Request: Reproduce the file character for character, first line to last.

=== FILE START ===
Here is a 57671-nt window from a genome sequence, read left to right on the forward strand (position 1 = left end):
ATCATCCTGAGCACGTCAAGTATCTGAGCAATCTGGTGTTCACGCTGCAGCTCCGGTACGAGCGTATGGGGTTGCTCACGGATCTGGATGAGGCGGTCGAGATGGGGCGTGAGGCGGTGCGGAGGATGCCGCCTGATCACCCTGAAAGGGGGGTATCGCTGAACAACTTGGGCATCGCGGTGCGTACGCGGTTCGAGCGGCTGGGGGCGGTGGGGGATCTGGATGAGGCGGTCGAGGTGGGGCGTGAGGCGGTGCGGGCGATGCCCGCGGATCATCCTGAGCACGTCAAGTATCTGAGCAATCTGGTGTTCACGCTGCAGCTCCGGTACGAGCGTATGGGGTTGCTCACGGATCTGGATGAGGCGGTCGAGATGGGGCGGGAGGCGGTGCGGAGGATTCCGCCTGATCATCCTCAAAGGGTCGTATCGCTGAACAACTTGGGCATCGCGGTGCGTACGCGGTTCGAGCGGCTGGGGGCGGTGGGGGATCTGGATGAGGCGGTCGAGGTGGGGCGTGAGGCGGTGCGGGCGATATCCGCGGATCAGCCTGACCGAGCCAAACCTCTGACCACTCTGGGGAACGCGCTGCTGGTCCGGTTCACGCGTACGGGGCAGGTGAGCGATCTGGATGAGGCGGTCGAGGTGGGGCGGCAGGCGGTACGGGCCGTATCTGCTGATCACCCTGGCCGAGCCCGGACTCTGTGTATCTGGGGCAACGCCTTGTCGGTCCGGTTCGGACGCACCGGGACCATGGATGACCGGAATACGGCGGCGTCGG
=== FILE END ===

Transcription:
Here is a 57671-nt window from a genome sequence, read left to right on the forward strand (position 1 = left end):
ATCATCCTGAGCACGTCAAGTATCTGAGCAATCTGGTGTTCACGCTGCAGCTCCGGTACGAGCGTATGGGGTTGCTCACGGATCTGGATGAGGCGGTCGAGATGGGGCGTGAGGCGGTGCGGAGGATGCCGCCTGATCACCCTGAAAGGGGGGTATCGCTGAACAACTTGGGCATCGCGGTGCGTACGCGGTTCGAGCGGCTGGGGGCGGTGGGGGATCTGGATGAGGCGGTCGAGGTGGGGCGTGAGGCGGTGCGGGCGATGCCCGCGGATCATCCTGAGCACGTCAAGTATCTGAGCAATCTGGTGTTCACGCTGCAGCTCCGGTACGAGCGTATGGGGTTGCTCACGGATCTGGATGAGGCGGTCGAGATGGGGCGGGAGGCGGTGCGGAGGATTCCGCCTGATCATCCTCAAAGGGTCGTATCGCTGAACAACTTGGGCATCGCGGTGCGTACGCGGTTCGAGCGGCTGGGGGCGGTGGGGGATCTGGATGAGGCGGTCGAGGTGGGGCGTGAGGCGGTGCGGGCGATATCCGCGGATCAGCCTGACCGAGCCAAACCTCTGACCACTCTGGGGAACGCGCTGCTGGTCCGGTTCACGCGTACGGGGCAGGTGAGCGATCTGGATGAGGCGGTCGAGGTGGGGCGGCAGGCGGTACGGGCCGTATCTGCTGATCACCCTGGCCGAGCCCGGACTCTGTGTATCTGGGGCAACGCCTTGTCGGTCCGGTTCGGACGCACCGGGACCATGGATGACCGGAATACGGCGGCGTCGG